By Michael Everett ’19
During the fall term, Donald (Don) Gips, the former U.S. Ambassador to South Africa, and his wife, Elizabeth Gips, came to campus to speak with the Great Issues Scholars over lunch. Ambassador Gips is an experienced government figure, having worked as Chief of the International Bureau at the FCC and the Chief Domestic Policy Advisor to Vice President Al Gore during the Clinton administration. Before his selection for ambassadorship, Gips headed the Obama administration’s Office of Presidential Personnel. In addition to his government experience, ambassador Gips has also been a major player in the private sector. He is currently a Senior Counselor with the Albright Stonebridge Group, a strategic advisory and commercial diplomacy firm. Ambassador Gips focuses on issues of African diplomacy and development. During the lunchtime discussion, the ambassador focused on three topics in particular: Africa’s place in the world, the obstacles to African development, and western perceptions of African conflict.
The ambassador began the discussion by illuminating how much Africa has changed and how much it will continue to do so in the coming years. While the standard Mercator projection map may present Greenland as being larger than the entire continent of Africa, in actuality it could fit the entire landmass of the U.S., China, India and most of Europe within its borders. This huge amount of land is being filled up quickly as population growth skyrockets across the continent. Economically, Africa is also beginning to gain prominence through Foreign Direct Investments. Africa is fast becoming a major player on the international community, but exactly what position it will take is unclear.
Most would think of South Africa as the most advanced African country (now even considered a member of BRICS). However, Nigeria just recently surpassed South Africa as Africa’s largest economy. So who should be considered the major country to represent Africa on the international stage, Nigeria or South Africa? This may seem insignificant, but for issues like the possibility of a permanent member slot in the UN Security Council for an African country, deciding who will represent the continent becomes immensely important.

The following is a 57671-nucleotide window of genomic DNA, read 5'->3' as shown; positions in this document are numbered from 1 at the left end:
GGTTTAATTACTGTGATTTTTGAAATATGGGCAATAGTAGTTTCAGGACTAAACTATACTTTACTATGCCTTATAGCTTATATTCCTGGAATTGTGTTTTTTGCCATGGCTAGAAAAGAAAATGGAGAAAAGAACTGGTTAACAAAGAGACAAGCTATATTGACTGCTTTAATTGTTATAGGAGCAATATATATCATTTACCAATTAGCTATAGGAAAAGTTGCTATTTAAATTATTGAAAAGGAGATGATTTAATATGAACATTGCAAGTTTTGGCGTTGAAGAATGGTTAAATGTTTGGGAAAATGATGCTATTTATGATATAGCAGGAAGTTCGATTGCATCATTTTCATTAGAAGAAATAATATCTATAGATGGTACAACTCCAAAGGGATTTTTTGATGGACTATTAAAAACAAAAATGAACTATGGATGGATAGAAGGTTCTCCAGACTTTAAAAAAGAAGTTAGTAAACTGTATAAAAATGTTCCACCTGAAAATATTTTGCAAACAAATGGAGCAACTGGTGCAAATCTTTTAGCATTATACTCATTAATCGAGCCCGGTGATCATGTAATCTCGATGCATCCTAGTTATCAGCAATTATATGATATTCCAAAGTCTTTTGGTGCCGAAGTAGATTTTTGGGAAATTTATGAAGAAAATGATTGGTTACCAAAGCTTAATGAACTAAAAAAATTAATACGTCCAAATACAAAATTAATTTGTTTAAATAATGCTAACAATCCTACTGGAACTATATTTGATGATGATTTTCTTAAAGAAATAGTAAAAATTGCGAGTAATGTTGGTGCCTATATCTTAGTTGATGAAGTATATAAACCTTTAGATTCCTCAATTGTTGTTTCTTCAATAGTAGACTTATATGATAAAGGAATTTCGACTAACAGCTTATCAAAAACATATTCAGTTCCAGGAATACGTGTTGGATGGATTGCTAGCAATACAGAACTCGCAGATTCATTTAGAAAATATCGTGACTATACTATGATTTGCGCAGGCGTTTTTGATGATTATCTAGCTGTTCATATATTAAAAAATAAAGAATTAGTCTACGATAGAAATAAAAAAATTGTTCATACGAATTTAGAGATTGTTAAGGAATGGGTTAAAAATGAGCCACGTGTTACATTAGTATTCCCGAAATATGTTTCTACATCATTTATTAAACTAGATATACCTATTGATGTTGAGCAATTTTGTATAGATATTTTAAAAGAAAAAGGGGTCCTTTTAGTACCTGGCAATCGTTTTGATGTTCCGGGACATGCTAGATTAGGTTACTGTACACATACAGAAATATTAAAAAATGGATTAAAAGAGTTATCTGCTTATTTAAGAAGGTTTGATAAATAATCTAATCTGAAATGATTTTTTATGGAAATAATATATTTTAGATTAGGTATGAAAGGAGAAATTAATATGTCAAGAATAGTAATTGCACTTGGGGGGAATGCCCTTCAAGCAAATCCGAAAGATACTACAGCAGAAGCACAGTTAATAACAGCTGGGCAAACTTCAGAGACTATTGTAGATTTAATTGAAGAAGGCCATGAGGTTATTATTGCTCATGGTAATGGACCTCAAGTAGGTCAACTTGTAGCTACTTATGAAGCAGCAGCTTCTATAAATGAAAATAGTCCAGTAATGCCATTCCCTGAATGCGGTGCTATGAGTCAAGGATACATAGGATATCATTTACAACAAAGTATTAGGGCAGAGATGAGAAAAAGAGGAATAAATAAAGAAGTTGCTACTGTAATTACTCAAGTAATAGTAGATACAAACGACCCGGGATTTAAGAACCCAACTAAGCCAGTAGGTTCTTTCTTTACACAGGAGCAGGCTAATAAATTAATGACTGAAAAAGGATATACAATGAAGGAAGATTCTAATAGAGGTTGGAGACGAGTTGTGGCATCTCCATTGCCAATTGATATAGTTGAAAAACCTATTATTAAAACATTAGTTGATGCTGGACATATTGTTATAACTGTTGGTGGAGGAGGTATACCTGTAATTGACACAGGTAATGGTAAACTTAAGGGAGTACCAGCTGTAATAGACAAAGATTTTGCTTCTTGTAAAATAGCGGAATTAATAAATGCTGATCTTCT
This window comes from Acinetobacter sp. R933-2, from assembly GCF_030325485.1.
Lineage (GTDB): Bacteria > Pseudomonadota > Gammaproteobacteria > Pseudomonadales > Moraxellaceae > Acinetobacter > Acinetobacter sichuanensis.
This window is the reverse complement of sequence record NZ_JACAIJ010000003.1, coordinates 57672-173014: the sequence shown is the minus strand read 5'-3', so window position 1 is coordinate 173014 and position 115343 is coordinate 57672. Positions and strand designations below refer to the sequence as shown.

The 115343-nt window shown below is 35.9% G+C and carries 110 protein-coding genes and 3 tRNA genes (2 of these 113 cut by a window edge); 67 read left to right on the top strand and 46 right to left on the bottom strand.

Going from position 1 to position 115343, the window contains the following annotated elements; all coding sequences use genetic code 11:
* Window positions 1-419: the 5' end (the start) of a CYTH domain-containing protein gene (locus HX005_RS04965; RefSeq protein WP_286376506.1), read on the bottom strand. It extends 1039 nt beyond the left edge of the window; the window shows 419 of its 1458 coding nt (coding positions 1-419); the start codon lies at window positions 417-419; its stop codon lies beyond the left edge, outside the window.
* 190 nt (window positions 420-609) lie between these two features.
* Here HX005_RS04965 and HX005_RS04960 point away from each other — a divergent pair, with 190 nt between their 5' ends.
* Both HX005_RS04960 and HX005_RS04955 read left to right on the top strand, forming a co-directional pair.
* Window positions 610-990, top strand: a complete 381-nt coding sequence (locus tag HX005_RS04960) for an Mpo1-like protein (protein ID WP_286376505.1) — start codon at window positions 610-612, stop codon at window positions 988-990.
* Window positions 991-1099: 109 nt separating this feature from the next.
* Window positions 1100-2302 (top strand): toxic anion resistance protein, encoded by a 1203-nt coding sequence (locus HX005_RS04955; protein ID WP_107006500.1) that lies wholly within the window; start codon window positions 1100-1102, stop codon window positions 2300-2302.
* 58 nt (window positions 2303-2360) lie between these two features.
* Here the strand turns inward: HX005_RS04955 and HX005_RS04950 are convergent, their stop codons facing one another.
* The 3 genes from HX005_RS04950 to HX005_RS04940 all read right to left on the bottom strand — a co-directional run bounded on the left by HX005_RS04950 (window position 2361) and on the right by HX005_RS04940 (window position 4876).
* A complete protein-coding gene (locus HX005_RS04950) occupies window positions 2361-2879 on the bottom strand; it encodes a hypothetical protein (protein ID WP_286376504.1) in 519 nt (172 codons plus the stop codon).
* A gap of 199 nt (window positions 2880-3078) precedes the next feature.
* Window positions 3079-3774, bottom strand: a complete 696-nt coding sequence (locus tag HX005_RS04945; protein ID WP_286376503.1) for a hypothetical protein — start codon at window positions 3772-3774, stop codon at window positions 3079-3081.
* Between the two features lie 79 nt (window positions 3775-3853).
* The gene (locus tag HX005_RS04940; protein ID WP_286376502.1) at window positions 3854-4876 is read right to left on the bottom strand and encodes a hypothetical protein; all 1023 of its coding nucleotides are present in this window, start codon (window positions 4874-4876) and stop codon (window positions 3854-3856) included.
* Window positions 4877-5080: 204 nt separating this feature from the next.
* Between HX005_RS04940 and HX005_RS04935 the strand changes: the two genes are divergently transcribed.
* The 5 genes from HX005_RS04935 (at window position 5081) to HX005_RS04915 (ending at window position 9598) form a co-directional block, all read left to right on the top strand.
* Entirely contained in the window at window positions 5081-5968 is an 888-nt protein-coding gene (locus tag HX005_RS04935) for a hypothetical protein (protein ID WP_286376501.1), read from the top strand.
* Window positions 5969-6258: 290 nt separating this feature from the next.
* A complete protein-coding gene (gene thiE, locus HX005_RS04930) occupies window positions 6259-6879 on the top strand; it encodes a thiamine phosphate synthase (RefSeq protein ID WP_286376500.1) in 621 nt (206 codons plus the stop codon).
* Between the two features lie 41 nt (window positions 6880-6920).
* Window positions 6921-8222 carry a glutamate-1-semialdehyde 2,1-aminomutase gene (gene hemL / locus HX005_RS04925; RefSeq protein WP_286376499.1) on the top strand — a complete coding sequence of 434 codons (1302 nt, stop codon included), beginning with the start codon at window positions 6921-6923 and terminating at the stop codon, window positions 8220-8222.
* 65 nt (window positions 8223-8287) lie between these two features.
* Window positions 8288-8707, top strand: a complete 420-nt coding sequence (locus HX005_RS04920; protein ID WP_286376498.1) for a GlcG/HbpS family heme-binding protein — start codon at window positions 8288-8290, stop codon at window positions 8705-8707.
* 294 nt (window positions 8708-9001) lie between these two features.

The ambassador also acknowledged the many obstacles of economic integration across the African continent. While African states are dramatically increasing their trade with the international community, their trade levels with each other are stagnant. A lack of infrastructure makes transporting goods and services very difficult across borders. Even worse, border crossings are often immensely strict and corrupt. African countries will have to join together and concentrate their efforts on solving these issues of economic integration if the entire continent is to become prosperous.
Finally, Ambassador Gips touched on the issue of western perceptions of African conflict. A Rwandan student and Great Issues Scholar asked the ambassador whether the world is always going to look at Rwanda and immediately associate it with genocide. The ambassador responded by agreeing with the student that western perceptions of African conflict are often stigmatizing and degrading. Africa is seen as a land of chaos where tribal war controls the continent. That is not to say that the world should ever forget the Rwandan Genocide and its obligation to prevent it from happening again. Rather it is an acknowledgement that countries like Rwanda are greater than the sum of their conflicts. These countries have beautiful cultures, diverse people, and a national spirit separate and greater than the horrors of their past. The west has to recognize these unique cultural and regional traits of African countries that do not derive from conflict if it is ever to truly understand Africa.